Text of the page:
Online privacy, digital trust, and young people

Written by Kate Mannell and Rys Farthing

Young people are prolific digital users, and often engage with the commercial digital world in distinct ways. They create unique data footprints, and have distinct understandings about privacy but these differences are rarely considered in policy discussions. On March 23rd, the Australian Research Council Centre of Excellence for the Digital Child held a discussion about young people’s perceptions of privacy, building on emerging international research including Australia, to help inform submissions to the Privacy Act Review. 

The talk was chaired by Dr Kate Mannell, and provided an overview of research undertaken by Dr Rys Farthing exploring young people’s understandings about digital privacy, and developed youth-authored principles for governing privacy policy. This research used participatory mixed methods to engage with young people aged 13-18 from Antigua & Barbuda Ghana, Slovenia and Australia, and was action-focussed. It used focus groups, depth-interviews and polling, and young participants were enabled to speak to policy makers about their perspectives.

young fashionable woman swiping on smartphone

Youth-centric notions of privacy were developed by young people the research, which included four key elements:

  1. Privacy was described as the ability to conceal information
  2. Privacy was relational, and aimed to protect young people from a range “others” including family, peers, schools, the State and commercial actors
  3. If realised, privacy creates a sense of safety and wellbeing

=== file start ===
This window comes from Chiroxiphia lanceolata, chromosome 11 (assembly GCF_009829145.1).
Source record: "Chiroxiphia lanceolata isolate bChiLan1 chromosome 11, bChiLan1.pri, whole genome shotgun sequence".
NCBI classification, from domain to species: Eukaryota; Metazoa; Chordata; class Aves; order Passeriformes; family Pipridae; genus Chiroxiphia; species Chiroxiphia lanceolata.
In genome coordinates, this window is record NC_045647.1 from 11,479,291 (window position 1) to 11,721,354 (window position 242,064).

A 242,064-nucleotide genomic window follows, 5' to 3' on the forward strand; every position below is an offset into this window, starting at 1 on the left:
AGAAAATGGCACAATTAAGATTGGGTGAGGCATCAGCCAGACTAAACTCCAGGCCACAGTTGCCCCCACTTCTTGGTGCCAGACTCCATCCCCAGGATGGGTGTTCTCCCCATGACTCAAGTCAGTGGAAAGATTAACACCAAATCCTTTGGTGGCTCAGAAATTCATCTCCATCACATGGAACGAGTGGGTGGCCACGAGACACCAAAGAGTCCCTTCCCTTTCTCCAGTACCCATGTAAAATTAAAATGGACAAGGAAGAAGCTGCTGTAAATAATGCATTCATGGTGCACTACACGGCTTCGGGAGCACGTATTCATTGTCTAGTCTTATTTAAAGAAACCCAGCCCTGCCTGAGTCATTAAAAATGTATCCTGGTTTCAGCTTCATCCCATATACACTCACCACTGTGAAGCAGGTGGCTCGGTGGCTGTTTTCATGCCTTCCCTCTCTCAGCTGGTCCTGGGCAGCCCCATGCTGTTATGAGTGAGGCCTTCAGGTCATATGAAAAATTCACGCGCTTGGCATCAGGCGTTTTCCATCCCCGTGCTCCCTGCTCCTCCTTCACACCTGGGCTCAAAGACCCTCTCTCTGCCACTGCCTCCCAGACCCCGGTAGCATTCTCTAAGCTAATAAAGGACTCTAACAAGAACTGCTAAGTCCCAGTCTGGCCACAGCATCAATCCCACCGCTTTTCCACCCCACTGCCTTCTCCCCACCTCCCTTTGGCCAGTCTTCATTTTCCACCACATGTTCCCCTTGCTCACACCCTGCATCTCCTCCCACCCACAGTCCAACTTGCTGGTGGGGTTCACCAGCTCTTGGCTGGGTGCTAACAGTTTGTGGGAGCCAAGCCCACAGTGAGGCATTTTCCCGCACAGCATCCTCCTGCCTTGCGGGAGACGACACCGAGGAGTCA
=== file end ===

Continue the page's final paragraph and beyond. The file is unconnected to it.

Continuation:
4. Privacy was described as a right or entitlement 

It is curious that privacy was described as a right because in Australia in particular, young people talked about needing to “trade off” their right to online privacy with the right to access the digital world. Privacy was described as a balancing act. This produced a unique idea about what it meant to “trust” companies with online privacy. Young people felt they had no option but to trust these companies if they wanted to participate online.

This belief that privacy was something you needed to “trade off” also created a different set of ‘privacy solutions’ in the Australian focus groups. Young people’s perspectives around the issue of ‘targeted advertising’ online highlights this difference perfectly. In Slovenia, Ghana, Antigua & Barbuda the young people involved in the focus groups called for a ban on targeted advertising, Australian participants moderated their requests. Ultimately, they wanted a ban, saying

“fundamentally no one wants their data used to sell them things” and

“we support a ban on behavioural advertising, but we are aware it might be unpopular or difficult to implement”, 

Yet, instead of asking for a ban, they instead called for targeted advertising to be opt-in.  This was deemed more “realistic”. There was a perception among the Australian young people that privacy protections needed to be realistic, and that some “trading off” of their privacy to commercial surveillance would always be inevitable.